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The management and conservation of the world's oceans require synthesis of spatial data on the distribution and intensity of human activities and the overlap of their impacts on marine ecosystems. We developed an ecosystem-specific, multiscale spatial model to synthesize 17 global data sets of anthropogenic drivers of ecological change for 20 marine(More)
Very little is known about how environmental changes such as increasing temperature affect disease dynamics in the ocean, especially at large spatial scales. We asked whether the frequency of warm temperature anomalies is positively related to the frequency of coral disease across 1,500 km of Australia's Great Barrier Reef. We used a new high-resolution(More)
Spatially intimate symbioses, such as those between scleractinian corals and unicellular algae belonging to the genus Symbiodinium, can potentially adapt to changes in the environment by altering the taxonomic composition of their endosymbiont communities. We quantified the spatial relationship between the cumulative frequency of thermal stress anomalies(More)
1. ABSTRACT There are many challenges in blending historical and modern observations of sea surface temperature (SST) into homogenous gridded data sets suitable for use in climate research. Many of these problems can be avoided if proper choices are made during design and deployment phases of new instrumentation and observing systems, as specified in the(More)
Human pressures on the ocean are thought to be increasing globally, yet we know little about their patterns of cumulative change, which pressures are most responsible for change, and which places are experiencing the greatest increases. Managers and policymakers require such information to make strategic decisions and monitor progress towards management(More)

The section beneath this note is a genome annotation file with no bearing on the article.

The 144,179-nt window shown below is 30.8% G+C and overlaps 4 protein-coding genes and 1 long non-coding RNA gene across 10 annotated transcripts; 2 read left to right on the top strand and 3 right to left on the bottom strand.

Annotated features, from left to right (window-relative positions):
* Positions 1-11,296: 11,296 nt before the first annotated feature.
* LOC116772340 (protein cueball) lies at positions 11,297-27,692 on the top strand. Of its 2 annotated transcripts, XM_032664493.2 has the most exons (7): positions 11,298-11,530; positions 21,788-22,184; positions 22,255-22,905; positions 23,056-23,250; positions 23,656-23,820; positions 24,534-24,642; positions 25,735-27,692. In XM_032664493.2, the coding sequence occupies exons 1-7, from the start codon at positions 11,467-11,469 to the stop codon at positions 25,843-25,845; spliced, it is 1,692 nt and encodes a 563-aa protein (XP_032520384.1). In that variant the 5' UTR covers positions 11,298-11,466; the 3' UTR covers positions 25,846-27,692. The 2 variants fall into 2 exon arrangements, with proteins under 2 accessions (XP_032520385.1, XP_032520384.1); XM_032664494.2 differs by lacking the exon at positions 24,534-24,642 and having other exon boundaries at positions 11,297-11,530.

Executive Summary This paper provides a core contribution to address the OceanObs09 theme " Developing technology and infrastructure " under Session 4B " Satellite data integration and products ". It has been prepared for those implementing and working with the modern sea surface temperature (SST) observing system. The purpose of the paper is threefold: (1)(More)
CSIRO and the Bureau of Meteorology advise that the information contained in this publication comprises general statements based on scientific research. The reader is advised and needs to be aware that such information may be incomplete or unable to be used in any specific situation. No reliance or actions must therefore be made on that information without(More)
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